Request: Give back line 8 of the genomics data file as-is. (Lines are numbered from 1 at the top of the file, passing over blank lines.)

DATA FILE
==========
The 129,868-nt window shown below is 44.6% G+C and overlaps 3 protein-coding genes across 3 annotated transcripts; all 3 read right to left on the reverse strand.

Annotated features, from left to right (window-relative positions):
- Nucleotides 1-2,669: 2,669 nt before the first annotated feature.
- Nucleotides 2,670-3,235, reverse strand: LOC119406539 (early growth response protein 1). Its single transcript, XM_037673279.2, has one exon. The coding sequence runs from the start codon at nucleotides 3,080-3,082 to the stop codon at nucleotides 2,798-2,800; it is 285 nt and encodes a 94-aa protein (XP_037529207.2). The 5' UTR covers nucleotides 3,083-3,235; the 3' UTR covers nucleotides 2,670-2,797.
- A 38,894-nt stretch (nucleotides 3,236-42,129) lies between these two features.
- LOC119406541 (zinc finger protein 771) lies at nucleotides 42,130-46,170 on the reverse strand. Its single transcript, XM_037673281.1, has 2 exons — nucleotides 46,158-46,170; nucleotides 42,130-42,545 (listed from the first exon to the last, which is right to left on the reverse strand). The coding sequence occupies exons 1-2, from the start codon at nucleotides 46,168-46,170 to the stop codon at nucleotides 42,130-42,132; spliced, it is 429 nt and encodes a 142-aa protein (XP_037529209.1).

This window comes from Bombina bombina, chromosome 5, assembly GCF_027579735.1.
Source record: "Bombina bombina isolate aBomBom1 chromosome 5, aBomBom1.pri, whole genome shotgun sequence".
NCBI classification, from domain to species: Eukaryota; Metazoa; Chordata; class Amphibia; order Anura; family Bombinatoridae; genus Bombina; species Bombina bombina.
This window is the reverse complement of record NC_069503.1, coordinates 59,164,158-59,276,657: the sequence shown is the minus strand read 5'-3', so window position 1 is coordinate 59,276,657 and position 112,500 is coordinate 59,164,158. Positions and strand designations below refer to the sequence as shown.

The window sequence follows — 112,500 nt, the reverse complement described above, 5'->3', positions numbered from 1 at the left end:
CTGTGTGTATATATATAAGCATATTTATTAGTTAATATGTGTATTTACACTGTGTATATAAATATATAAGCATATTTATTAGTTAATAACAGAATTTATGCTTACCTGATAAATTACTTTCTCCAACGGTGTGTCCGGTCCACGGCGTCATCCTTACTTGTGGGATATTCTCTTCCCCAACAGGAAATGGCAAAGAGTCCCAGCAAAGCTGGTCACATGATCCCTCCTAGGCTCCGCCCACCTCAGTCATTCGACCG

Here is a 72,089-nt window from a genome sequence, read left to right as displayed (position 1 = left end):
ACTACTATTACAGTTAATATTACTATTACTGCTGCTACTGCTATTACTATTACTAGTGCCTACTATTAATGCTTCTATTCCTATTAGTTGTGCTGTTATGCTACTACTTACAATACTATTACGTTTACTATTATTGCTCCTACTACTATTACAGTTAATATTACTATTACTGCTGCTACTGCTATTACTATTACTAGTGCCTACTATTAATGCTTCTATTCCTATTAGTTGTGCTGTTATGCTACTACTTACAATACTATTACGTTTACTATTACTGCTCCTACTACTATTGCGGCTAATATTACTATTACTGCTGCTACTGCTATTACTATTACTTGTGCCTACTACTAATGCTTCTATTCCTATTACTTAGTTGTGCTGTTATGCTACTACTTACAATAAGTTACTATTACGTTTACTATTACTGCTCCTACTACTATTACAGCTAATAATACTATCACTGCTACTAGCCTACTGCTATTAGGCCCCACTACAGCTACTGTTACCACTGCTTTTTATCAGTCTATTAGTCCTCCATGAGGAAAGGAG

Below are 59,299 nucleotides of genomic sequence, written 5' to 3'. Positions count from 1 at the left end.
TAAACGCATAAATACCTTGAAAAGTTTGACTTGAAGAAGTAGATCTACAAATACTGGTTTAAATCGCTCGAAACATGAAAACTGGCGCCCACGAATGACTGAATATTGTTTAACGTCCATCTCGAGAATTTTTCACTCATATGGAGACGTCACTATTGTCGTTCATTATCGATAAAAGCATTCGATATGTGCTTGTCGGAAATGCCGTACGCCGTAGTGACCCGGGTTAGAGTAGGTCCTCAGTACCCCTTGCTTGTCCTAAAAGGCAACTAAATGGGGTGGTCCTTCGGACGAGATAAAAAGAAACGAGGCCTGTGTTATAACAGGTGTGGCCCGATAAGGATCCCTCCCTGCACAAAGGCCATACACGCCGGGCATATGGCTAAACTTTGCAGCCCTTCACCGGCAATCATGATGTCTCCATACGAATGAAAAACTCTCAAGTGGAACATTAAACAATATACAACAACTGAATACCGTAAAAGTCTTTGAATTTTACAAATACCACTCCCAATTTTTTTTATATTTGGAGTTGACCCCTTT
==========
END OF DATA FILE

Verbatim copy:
Source record: "Bombina bombina isolate aBomBom1 chromosome 5, aBomBom1.pri, whole genome shotgun sequence".